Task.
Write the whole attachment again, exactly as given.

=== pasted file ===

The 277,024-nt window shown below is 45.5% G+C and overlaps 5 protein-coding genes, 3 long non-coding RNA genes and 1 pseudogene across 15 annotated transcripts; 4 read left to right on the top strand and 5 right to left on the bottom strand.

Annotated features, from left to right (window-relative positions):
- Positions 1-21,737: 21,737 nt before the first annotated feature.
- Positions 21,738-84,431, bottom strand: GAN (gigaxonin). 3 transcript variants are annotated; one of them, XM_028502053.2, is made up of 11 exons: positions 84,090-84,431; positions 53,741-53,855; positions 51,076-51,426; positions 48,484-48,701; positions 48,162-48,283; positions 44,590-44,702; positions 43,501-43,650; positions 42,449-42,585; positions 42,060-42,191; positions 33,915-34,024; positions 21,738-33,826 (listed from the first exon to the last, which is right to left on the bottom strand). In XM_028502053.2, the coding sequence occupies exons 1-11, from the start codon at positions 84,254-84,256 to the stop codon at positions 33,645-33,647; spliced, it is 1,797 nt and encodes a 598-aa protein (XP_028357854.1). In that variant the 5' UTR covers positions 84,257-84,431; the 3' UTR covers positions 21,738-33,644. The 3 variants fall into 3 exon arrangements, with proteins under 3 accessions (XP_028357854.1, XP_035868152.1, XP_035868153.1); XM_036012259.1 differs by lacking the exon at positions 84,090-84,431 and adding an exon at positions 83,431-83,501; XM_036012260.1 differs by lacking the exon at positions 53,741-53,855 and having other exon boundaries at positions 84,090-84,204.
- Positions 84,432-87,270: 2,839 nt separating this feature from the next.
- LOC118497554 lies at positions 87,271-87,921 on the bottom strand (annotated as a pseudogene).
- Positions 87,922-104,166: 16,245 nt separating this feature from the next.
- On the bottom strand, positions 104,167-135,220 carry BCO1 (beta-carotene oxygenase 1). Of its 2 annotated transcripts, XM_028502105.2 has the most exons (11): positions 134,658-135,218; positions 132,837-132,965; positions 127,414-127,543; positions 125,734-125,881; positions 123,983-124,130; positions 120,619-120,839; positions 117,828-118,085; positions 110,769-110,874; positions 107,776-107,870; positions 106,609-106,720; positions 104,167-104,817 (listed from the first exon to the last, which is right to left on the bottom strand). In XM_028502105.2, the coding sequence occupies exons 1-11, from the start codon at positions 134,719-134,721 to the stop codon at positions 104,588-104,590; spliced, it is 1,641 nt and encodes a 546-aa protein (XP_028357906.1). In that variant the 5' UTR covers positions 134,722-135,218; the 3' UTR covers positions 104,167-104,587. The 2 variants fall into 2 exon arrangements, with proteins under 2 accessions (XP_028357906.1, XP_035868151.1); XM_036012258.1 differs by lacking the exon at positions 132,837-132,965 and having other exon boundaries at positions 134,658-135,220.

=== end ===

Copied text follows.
The 277,024-nt window shown below is 45.5% G+C and overlaps 5 protein-coding genes, 3 long non-coding RNA genes and 1 pseudogene across 15 annotated transcripts; 4 read left to right on the top strand and 5 right to left on the bottom strand.

Annotated features, from left to right (window-relative positions):
- Positions 1-21,737: 21,737 nt before the first annotated feature.
- Positions 21,738-84,431, bottom strand: GAN (gigaxonin). 3 transcript variants are annotated; one of them, XM_028502053.2, is made up of 11 exons: positions 84,090-84,431; positions 53,741-53,855; positions 51,076-51,426; positions 48,484-48,701; positions 48,162-48,283; positions 44,590-44,702; positions 43,501-43,650; positions 42,449-42,585; positions 42,060-42,191; positions 33,915-34,024; positions 21,738-33,826 (listed from the first exon to the last, which is right to left on the bottom strand). In XM_028502053.2, the coding sequence occupies exons 1-11, from the start codon at positions 84,254-84,256 to the stop codon at positions 33,645-33,647; spliced, it is 1,797 nt and encodes a 598-aa protein (XP_028357854.1). In that variant the 5' UTR covers positions 84,257-84,431; the 3' UTR covers positions 21,738-33,644. The 3 variants fall into 3 exon arrangements, with proteins under 3 accessions (XP_028357854.1, XP_035868152.1, XP_035868153.1); XM_036012259.1 differs by lacking the exon at positions 84,090-84,431 and adding an exon at positions 83,431-83,501; XM_036012260.1 differs by lacking the exon at positions 53,741-53,855 and having other exon boundaries at positions 84,090-84,204.
- Positions 84,432-87,270: 2,839 nt separating this feature from the next.
- LOC118497554 lies at positions 87,271-87,921 on the bottom strand (annotated as a pseudogene).
- Positions 87,922-104,166: 16,245 nt separating this feature from the next.
- On the bottom strand, positions 104,167-135,220 carry BCO1 (beta-carotene oxygenase 1). Of its 2 annotated transcripts, XM_028502105.2 has the most exons (11): positions 134,658-135,218; positions 132,837-132,965; positions 127,414-127,543; positions 125,734-125,881; positions 123,983-124,130; positions 120,619-120,839; positions 117,828-118,085; positions 110,769-110,874; positions 107,776-107,870; positions 106,609-106,720; positions 104,167-104,817 (listed from the first exon to the last, which is right to left on the bottom strand). In XM_028502105.2, the coding sequence occupies exons 1-11, from the start codon at positions 134,719-134,721 to the stop codon at positions 104,588-104,590; spliced, it is 1,641 nt and encodes a 546-aa protein (XP_028357906.1). In that variant the 5' UTR covers positions 134,722-135,218; the 3' UTR covers positions 104,167-104,587. The 2 variants fall into 2 exon arrangements, with proteins under 2 accessions (XP_028357906.1, XP_035868151.1); XM_036012258.1 differs by lacking the exon at positions 132,837-132,965 and having other exon boundaries at positions 134,658-135,220.